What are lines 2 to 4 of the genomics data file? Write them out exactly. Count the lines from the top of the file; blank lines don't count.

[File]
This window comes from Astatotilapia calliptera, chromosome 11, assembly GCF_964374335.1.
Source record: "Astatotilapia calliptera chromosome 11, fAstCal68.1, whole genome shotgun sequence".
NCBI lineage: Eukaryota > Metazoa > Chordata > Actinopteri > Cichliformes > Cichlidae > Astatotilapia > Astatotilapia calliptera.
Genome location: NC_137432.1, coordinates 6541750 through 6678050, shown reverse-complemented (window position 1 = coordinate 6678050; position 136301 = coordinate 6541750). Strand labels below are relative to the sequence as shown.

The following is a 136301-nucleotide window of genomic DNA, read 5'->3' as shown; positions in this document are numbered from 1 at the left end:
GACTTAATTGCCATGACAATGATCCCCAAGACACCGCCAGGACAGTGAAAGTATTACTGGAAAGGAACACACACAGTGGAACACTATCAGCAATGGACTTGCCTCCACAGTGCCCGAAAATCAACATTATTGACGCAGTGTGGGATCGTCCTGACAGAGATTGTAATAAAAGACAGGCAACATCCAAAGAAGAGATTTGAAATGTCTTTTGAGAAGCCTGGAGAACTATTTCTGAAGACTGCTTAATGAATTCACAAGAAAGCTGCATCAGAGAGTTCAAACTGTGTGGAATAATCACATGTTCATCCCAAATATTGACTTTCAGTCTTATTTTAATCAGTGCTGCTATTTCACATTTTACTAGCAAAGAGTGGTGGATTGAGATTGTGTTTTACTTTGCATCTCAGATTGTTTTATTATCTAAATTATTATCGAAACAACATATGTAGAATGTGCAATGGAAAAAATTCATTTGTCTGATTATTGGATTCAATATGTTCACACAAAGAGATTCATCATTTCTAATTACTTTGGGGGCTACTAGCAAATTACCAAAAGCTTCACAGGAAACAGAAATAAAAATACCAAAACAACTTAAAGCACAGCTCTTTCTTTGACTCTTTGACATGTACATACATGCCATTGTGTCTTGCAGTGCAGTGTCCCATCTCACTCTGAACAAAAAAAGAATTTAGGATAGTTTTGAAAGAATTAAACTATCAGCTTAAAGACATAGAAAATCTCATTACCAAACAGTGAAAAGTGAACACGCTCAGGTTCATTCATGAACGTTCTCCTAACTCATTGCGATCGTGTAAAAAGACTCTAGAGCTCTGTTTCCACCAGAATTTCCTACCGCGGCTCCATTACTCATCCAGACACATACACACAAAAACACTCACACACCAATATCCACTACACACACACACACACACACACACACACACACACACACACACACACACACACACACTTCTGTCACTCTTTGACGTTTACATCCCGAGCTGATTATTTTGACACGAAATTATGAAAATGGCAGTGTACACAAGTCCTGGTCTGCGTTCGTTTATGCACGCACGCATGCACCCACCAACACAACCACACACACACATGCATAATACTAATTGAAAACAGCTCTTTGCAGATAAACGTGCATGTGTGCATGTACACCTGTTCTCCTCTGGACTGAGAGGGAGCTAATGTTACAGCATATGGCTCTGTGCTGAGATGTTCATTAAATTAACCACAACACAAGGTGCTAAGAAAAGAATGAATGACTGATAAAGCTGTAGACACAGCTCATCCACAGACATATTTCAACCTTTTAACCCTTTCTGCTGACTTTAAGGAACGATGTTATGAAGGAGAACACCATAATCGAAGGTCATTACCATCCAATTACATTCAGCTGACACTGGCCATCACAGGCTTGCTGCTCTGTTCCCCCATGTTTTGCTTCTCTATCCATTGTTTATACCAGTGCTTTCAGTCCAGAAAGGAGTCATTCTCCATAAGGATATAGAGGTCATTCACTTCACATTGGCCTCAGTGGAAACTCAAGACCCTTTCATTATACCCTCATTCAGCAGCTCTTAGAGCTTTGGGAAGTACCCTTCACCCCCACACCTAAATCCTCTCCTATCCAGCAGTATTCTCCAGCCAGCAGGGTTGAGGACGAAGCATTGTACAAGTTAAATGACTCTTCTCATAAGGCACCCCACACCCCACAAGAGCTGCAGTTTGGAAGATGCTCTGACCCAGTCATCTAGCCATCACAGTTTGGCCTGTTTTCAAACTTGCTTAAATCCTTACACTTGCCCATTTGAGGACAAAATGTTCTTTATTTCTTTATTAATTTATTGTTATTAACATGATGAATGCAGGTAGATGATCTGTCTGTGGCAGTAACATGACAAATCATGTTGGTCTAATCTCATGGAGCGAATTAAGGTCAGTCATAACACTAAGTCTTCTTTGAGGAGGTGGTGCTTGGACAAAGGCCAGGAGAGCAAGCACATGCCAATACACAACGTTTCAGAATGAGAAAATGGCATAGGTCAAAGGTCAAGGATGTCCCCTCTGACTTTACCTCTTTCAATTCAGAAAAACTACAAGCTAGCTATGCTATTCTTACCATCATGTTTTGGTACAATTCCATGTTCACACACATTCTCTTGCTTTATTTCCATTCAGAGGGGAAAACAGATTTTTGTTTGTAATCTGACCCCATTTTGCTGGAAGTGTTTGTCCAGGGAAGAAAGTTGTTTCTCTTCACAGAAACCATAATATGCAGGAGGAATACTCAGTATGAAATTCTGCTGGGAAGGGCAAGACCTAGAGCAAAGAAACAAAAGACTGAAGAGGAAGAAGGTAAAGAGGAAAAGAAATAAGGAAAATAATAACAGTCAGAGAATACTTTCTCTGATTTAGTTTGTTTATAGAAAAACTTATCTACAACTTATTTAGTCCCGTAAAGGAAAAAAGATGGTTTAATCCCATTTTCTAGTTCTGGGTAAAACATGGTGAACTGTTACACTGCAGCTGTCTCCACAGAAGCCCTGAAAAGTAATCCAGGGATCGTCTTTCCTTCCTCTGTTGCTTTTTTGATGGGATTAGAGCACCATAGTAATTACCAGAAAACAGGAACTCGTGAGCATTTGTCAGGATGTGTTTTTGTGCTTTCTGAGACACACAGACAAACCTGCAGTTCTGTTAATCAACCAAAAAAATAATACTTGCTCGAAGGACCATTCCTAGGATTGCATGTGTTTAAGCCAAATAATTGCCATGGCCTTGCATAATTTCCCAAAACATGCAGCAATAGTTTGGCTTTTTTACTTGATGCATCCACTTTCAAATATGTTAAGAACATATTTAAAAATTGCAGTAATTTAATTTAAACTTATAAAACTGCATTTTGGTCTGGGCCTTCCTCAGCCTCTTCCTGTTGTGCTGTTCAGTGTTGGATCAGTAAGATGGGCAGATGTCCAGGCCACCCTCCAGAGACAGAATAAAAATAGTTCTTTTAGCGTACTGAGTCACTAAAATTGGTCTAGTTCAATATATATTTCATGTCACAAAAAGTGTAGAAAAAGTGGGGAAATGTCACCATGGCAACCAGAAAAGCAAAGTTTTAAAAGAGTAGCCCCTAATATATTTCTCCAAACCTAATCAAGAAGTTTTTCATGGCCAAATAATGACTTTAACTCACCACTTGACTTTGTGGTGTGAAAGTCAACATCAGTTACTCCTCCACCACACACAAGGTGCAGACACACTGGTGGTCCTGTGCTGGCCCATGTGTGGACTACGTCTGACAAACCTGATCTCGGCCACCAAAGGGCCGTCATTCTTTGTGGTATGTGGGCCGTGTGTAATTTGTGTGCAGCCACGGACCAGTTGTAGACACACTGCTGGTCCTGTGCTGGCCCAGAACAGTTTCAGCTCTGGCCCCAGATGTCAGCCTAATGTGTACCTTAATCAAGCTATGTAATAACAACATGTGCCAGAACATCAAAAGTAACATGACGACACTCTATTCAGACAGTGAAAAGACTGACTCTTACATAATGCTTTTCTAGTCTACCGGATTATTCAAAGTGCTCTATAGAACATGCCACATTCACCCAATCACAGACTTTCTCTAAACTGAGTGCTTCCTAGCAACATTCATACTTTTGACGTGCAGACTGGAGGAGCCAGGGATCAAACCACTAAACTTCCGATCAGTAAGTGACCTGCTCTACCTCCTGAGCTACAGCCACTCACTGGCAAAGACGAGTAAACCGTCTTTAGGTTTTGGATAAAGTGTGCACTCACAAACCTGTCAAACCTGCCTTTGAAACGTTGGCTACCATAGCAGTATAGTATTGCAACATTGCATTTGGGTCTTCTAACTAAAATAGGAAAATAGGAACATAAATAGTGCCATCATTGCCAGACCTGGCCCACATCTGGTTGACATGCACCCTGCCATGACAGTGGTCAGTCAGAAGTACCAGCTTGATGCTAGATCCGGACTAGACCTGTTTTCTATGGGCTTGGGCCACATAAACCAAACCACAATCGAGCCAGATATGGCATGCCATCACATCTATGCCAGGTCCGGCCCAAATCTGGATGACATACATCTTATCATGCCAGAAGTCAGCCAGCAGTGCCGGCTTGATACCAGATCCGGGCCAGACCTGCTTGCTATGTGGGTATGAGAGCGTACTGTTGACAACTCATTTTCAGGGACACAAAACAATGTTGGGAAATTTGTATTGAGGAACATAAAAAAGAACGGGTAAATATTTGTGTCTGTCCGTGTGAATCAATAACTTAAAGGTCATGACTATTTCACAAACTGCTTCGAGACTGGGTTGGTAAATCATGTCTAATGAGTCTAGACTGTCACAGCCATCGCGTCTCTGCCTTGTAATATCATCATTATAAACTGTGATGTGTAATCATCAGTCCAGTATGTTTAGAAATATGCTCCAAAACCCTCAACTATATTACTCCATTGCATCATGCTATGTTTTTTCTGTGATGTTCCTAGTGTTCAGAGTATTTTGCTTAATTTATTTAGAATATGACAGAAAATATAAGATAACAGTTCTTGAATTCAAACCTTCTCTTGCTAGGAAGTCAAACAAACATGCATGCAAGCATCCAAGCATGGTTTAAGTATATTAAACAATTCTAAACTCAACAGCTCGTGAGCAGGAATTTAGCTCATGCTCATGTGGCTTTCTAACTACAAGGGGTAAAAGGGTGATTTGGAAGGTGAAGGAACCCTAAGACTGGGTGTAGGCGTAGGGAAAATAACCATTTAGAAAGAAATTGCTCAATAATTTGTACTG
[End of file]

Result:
Source record: "Astatotilapia calliptera chromosome 11, fAstCal68.1, whole genome shotgun sequence".
NCBI lineage: Eukaryota > Metazoa > Chordata > Actinopteri > Cichliformes > Cichlidae > Astatotilapia > Astatotilapia calliptera.
Genome location: NC_137432.1, coordinates 6541750 through 6678050, shown reverse-complemented (window position 1 = coordinate 6678050; position 136301 = coordinate 6541750). Strand labels below are relative to the sequence as shown.